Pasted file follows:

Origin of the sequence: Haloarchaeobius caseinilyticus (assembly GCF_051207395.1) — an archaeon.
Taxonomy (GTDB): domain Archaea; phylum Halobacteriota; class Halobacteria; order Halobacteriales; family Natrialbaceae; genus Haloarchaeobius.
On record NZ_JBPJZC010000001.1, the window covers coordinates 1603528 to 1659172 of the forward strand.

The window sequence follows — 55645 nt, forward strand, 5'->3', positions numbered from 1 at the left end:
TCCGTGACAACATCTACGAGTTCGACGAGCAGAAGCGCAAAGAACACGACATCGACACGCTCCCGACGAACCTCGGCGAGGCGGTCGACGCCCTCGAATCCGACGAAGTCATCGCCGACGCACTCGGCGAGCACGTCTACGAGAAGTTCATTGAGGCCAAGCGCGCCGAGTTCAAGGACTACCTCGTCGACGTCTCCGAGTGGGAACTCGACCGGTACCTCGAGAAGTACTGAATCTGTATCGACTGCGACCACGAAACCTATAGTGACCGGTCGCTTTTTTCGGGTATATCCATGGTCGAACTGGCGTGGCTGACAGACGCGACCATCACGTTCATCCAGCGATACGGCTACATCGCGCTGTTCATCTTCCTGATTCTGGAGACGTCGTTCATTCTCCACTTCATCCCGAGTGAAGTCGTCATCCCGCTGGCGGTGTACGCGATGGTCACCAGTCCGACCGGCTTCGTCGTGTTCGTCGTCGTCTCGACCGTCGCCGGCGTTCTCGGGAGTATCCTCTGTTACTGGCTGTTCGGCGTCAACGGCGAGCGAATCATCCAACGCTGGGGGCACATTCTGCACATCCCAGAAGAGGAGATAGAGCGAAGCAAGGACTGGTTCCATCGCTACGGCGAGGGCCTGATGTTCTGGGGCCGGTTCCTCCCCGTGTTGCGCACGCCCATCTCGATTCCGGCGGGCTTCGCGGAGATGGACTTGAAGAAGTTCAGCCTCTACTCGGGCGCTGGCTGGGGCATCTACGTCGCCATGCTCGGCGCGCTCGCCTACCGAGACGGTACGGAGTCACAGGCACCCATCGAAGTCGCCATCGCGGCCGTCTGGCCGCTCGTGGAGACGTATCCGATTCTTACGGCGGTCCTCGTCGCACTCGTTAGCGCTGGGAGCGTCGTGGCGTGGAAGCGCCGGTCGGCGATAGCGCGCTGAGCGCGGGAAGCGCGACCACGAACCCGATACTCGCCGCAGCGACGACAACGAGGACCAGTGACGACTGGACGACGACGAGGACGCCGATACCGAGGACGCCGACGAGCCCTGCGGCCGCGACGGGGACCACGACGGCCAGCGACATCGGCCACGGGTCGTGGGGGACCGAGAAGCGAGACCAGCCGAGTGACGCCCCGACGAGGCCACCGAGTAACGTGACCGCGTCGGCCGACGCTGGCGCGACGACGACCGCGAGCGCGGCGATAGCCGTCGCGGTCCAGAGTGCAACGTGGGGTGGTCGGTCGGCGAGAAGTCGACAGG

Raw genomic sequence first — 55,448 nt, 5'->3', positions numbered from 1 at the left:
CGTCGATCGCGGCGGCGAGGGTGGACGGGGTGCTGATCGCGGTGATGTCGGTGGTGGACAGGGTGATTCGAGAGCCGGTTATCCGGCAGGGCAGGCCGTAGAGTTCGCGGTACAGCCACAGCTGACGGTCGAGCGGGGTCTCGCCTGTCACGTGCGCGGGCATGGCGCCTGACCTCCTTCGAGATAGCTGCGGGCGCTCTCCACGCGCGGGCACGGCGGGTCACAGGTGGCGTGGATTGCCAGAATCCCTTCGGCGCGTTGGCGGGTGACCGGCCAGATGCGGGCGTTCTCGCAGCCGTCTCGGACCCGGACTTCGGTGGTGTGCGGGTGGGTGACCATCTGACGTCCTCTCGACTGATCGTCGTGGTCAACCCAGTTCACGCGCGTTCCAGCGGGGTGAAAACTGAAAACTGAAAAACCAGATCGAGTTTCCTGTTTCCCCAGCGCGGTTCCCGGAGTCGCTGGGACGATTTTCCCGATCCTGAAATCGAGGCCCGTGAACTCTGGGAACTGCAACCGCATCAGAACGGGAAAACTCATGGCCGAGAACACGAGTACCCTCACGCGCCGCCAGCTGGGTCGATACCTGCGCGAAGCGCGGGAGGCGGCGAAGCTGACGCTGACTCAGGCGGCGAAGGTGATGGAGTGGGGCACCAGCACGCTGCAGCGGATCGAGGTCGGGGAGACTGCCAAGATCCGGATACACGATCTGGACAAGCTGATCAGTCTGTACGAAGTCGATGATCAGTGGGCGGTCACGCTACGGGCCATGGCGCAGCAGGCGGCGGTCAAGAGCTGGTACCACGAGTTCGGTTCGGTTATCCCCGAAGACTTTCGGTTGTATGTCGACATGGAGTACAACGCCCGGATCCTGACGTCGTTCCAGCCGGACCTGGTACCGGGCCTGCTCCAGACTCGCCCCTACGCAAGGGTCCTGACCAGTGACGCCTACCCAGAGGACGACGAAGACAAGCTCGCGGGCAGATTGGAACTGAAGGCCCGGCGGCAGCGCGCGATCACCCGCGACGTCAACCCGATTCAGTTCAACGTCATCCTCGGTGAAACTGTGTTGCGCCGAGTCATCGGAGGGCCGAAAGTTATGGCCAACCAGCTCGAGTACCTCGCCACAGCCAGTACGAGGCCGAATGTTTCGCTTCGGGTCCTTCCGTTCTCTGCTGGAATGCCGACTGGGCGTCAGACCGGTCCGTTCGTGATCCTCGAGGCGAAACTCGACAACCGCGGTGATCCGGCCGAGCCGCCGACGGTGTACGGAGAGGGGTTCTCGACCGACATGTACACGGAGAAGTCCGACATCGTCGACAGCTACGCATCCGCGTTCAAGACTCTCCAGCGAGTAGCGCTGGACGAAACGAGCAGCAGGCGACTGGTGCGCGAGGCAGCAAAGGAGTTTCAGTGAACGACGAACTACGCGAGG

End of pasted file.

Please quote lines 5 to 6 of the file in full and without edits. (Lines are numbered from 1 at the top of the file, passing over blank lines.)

TCCGTGACAACATCTACGAGTTCGACGAGCAGAAGCGCAAAGAACACGACATCGACACGCTCCCGACGAACCTCGGCGAGGCGGTCGACGCCCTCGAATCCGACGAAGTCATCGCCGACGCACTCGGCGAGCACGTCTACGAGAAGTTCATTGAGGCCAAGCGCGCCGAGTTCAAGGACTACCTCGTCGACGTCTCCGAGTGGGAACTCGACCGGTACCTCGAGAAGTACTGAATCTGTATCGACTGCGACCACGAAACCTATAGTGACCGGTCGCTTTTTTCGGGTATATCCATGGTCGAACTGGCGTGGCTGACAGACGCGACCATCACGTTCATCCAGCGATACGGCTACATCGCGCTGTTCATCTTCCTGATTCTGGAGACGTCGTTCATTCTCCACTTCATCCCGAGTGAAGTCGTCATCCCGCTGGCGGTGTACGCGATGGTCACCAGTCCGACCGGCTTCGTCGTGTTCGTCGTCGTCTCGACCGTCGCCGGCGTTCTCGGGAGTATCCTCTGTTACTGGCTGTTCGGCGTCAACGGCGAGCGAATCATCCAACGCTGGGGGCACATTCTGCACATCCCAGAAGAGGAGATAGAGCGAAGCAAGGACTGGTTCCATCGCTACGGCGAGGGCCTGATGTTCTGGGGCCGGTTCCTCCCCGTGTTGCGCACGCCCATCTCGATTCCGGCGGGCTTCGCGGAGATGGACTTGAAGAAGTTCAGCCTCTACTCGGGCGCTGGCTGGGGCATCTACGTCGCCATGCTCGGCGCGCTCGCCTACCGAGACGGTACGGAGTCACAGGCACCCATCGAAGTCGCCATCGCGGCCGTCTGGCCGCTCGTGGAGACGTATCCGATTCTTACGGCGGTCCTCGTCGCACTCGTTAGCGCTGGGAGCGTCGTGGCGTGGAAGCGCCGGTCGGCGATAGCGCGCTGAGCGCGGGAAGCGCGACCACGAACCCGATACTCGCCGCAGCGACGACAACGAGGACCAGTGACGACTGGACGACGACGAGGACGCCGATACCGAGGACGCCGACGAGCCCTGCGGCCGCGACGGGGACCACGACGGCCAGCGACATCGGCCACGGGTCGTGGGGGACCGAGAAGCGAGACCAGCCGAGTGACGCCCCGACGAGGCCACCGAGTAACGTGACCGCGTCGGCCGACGCTGGCGCGACGACGACCGCGAGCGCGGCGATAGCCGTCGCGGTCCAGAGTGCAACGTGGGGTGGTCGGTCGGCGAGAAGTCGACAGG

Raw genomic sequence first — 55,448 nt, 5'->3', positions numbered from 1 at the left: